Frank Abagnale's unbelievable life story was made famous in Steven Spielberg's hit movie, Catch Me If You Can starring Leonardo DiCaprio. His life as a con man began when he impersonated an airline pilot. TechRepublic's Karen Roby got the chance to sit down with Frank Abagnale, the famous con man turned FBI instructor, to talk about everything from cryptocurrency to identify theft to the technology he's most concerned about at a location he's familiar with--an airport--the Louisville-based Bowman Field Regional Airport, more specifically.
The following is an edited transcript of their interview.
From the interview
WHY BREACHES HAPPEN
Karen Roby: What do you tell CIOs and CEOs about cybersecurity?
Frank Abagnale: Well, first of all, I tell them that the most important thing that they have to do is educate their employees, and the most important job they have is protecting the information that's been entrusted to them by their clients. So, that's the most important thing.
Unfortunately, a lot of people are not trained by their companies, and so they fall for phishing scams, or they fall for social engineering scams over the phone where they give away a lot of information where they shouldn't. People are basically honest and because they're honest, they don't have a deceptive mind. So, when they see an email that looks very official looking, they assume that it is real.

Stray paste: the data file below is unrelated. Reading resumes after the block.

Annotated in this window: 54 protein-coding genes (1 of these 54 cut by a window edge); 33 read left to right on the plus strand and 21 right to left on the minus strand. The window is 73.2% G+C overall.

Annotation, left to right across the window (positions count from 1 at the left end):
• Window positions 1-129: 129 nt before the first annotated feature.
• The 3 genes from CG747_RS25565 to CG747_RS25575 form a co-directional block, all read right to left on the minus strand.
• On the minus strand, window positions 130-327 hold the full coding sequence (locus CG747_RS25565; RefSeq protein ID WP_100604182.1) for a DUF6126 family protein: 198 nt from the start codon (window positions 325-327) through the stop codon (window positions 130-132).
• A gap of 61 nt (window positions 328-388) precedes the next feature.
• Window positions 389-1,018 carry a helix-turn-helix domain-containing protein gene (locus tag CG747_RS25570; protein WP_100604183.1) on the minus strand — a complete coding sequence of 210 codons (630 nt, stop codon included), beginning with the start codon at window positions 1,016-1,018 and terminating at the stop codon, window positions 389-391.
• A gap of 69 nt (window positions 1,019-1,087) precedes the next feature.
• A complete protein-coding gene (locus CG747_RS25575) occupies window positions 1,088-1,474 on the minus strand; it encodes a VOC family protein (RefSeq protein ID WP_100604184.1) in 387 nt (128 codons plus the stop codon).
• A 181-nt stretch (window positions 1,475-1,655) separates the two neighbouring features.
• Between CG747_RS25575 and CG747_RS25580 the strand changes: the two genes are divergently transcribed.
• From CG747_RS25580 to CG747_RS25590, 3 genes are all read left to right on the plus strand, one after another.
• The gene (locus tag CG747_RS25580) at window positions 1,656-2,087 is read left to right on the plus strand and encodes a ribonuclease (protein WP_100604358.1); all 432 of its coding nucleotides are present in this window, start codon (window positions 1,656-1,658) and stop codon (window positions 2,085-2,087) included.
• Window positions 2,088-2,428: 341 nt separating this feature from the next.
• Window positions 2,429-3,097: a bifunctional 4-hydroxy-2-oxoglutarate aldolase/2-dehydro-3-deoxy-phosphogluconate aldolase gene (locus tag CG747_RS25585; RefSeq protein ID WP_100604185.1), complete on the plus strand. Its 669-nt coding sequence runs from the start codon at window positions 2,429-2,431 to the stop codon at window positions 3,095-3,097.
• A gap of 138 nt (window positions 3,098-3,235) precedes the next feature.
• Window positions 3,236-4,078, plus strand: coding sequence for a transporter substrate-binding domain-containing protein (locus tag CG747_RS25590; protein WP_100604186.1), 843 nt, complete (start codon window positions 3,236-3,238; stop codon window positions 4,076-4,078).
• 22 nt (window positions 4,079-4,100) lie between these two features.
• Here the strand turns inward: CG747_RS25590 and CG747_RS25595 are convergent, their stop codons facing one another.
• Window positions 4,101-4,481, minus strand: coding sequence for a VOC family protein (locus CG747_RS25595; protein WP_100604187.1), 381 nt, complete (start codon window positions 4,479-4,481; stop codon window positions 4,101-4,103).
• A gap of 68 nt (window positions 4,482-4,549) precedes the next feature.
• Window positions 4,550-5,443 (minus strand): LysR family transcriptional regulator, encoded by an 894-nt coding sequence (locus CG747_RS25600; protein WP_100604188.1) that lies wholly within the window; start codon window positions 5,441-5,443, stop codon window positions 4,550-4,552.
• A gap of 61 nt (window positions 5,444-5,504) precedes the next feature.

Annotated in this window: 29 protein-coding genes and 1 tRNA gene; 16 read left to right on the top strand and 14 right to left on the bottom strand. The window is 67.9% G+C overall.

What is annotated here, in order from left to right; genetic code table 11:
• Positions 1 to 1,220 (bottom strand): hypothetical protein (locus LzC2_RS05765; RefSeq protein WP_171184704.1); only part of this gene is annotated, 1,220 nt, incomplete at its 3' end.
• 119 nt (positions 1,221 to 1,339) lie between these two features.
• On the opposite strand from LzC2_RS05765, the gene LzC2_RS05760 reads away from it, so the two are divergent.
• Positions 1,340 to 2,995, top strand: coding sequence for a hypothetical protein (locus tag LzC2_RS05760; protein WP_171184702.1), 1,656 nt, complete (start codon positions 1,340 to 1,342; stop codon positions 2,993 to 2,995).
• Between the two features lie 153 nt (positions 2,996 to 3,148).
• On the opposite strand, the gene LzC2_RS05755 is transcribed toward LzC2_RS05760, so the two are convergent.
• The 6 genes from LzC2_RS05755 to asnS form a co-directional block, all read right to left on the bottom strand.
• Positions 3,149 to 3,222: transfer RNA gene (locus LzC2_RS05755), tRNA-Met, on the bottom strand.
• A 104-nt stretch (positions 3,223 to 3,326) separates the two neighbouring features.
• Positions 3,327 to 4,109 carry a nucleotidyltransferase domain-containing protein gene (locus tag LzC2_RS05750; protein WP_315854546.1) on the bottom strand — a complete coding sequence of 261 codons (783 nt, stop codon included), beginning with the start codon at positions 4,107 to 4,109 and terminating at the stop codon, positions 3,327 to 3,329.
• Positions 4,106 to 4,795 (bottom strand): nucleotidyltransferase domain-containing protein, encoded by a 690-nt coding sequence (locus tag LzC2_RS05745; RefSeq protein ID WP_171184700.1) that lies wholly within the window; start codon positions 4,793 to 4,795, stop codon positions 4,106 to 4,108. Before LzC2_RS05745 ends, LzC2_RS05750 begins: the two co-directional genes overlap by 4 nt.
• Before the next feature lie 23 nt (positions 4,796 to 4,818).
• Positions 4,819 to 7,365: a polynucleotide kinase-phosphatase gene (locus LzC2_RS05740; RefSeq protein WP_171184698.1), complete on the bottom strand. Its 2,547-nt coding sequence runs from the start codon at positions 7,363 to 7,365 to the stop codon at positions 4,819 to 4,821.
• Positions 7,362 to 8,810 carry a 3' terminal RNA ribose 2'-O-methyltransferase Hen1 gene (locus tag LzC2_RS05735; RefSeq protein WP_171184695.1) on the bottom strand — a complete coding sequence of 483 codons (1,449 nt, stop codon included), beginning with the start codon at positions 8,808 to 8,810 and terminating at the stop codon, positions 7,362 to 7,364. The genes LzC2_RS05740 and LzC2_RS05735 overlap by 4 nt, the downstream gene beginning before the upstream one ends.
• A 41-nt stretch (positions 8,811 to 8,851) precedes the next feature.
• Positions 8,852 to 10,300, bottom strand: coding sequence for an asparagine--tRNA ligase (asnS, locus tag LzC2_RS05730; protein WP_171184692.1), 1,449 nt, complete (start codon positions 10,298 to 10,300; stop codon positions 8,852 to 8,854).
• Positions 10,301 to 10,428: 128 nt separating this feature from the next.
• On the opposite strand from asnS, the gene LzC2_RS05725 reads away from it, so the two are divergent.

I've been an instructor at the FBI Academy for 43 years. I've taught two generations of FBI agents who've gone through the academy. What's amazing to me is how much easier crime is than when I did it 50 years ago. It's actually 4,000 times easier because I didn't have all of the technology that exists today. So, technology absolutely breeds crime. It always has, and there will always be people who will use technology in a negative, self-serving way.
THE FUTURE OF PASSWORDS
Karen Roby: What is your take on passwords and password authentication? Where is this going because passwords aren’t getting the job done?
Frank Abagnale: Passwords are for tree houses. Passwords are 1964 technology. So, they were developed when I was 16 years old before I did any of the things I did. I just turned 71, and we’re still using passwords, and passwords are the reason we have most of the malware, ransomware, and all the things that are going on.